Displaying 1-4 of 4 key documents
Source: Millennium Project | January, 2005
This report outlines the role that science, technology and innovation can play in implementing the Millennium Development Goals (MDGs). It draws from lessons learned over the past five decades, and describes actions needed to help achieve the MDGs through technological innovation, including building scientific infrastructure, investing in education and promoting business activities in science and technology.
The report acknowledges three main actors in technological innovation: governments, academic institutions and private enterprise. It argues that they must work together to improve the policy environment, technological infrastructure and capacity-building in developing nations. It suggests that global partnerships, advising policymakers and good governance should be encouraged, and points out that the diversity of political environments and resources means that countries should not have a one-size-fits-all approach to policy development.
This paper gives an overview of the history of science technology and innovation (STI) institutions and policies in the Latin American region, and the challenge of using STI to meet development needs.
The paper gives examples of public, private and civil society initiatives illustrating regional efforts to develop a 3D innovation agenda — one that concentrates on direction, distribution and diversity of innovations. It outlines areas for action to advance STI in Latin America, which include agenda setting, funding, capacity building, organising and monitoring, evaluation and accountability. Limitations and failings of STI are considered, and recommendations of further research are offered; they include persistent social and economic inequalities, institutional and political resistance to change, and the role of power relations in determining directions of STI policy in the future.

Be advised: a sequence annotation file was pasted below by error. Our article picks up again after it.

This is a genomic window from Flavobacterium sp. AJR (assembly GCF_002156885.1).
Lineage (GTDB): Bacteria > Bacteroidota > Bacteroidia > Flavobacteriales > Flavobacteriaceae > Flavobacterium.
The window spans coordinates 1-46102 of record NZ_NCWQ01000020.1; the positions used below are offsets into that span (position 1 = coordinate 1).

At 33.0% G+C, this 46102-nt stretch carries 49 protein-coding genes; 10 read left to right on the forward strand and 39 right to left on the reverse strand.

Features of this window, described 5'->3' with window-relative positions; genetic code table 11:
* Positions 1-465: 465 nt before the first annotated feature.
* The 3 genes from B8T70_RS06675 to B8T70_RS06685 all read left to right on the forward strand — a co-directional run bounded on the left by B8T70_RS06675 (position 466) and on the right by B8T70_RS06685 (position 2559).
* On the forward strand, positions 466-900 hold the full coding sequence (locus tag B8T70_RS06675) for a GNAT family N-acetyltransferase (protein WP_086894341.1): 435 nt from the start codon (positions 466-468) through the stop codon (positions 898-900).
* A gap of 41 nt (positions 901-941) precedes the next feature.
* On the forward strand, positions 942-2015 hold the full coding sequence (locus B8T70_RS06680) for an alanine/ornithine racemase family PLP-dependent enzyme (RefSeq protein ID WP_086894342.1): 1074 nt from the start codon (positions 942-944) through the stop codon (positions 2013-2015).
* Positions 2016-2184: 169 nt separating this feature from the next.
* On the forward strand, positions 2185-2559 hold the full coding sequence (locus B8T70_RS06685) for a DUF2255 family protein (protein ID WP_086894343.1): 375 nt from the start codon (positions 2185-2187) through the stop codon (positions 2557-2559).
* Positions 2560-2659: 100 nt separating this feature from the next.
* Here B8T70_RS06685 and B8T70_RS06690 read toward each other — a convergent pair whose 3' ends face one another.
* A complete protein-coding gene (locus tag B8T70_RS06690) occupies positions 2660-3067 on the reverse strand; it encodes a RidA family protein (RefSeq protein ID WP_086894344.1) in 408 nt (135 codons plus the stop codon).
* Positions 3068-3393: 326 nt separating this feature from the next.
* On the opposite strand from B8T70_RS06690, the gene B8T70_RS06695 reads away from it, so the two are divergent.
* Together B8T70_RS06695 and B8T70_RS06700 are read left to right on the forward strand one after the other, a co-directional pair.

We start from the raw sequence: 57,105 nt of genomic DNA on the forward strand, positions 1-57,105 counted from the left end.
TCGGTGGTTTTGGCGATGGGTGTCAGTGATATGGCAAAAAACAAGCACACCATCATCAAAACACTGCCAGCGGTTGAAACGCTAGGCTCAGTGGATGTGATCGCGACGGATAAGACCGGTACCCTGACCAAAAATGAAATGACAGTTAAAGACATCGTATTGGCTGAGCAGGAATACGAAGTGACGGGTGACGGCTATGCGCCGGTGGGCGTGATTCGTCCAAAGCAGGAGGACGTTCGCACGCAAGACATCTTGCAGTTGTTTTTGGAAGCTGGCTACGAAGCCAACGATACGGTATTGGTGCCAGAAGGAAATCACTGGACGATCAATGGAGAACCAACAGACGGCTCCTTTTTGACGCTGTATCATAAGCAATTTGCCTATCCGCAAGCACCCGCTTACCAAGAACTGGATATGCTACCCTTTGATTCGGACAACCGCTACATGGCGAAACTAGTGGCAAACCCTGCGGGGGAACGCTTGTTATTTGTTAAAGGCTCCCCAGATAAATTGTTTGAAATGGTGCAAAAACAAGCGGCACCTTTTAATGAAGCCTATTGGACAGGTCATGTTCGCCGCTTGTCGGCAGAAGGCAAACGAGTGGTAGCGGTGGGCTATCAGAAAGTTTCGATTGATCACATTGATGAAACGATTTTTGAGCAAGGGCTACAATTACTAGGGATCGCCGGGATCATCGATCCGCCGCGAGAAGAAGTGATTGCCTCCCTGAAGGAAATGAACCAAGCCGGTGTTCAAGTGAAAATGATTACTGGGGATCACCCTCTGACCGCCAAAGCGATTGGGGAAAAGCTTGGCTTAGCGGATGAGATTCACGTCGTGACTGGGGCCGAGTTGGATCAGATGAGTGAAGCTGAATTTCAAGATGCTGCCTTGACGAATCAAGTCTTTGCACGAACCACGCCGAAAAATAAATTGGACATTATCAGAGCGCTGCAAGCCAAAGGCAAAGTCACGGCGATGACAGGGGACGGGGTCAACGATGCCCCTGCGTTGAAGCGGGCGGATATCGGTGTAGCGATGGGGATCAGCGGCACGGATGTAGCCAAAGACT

Source: UN Educational, Scientific and Cultural Organization (UNESCO) | January, 2009
This report — summarising a UNESCO innovation for development workshop — examines the role of innovation in development, and the contribution of knowledge, research and development to innovation. It focuses on knowledge in science, engineering and technology.
The report outlines analytical and theoretical frameworks as well as current innovation efforts and innovation policy. Major issues discussed at the workshop are highlighted in an action agenda, which suggests the need for more research and statistical indicators, dissemination of projects, human and institutional capacity building, better policy design and the need to increase awareness of innovation.
A separate report, which is included in the document, consolidates several themes that emerged from the talks, including the need to improve policy coherence, the difficulties of comparing innovation across countries or different points in time, the importance of capacity building, and the role of technology transfer in generating new knowledge. It also identifies challenges facing policymakers, the research community and international donors in achieving these goals. The report includes keynote speeches and links to Powerpoint presentations given at the conference.
This report reviews the achievements made by the 'Promotion of Grassroots Innovation in Asia-Pacific Countries' project, which aims to build capacity for member countries to source, document and disseminate grassroots innovation and traditional knowledge as a means of economic and social development.
The first section documents the theory and practice of grassroots innovation using case-studies of existing organisations, such as the Honey Bee Network. It illustrates the diversity of approaches used to engage with this type of innovation, as well as the ethical aspects of informed consent before obtaining knowledge from local populations. The second part describes advances made during national and regional workshops on the subjects of capacity-building, promoting grassroots innovation and creating partnerships.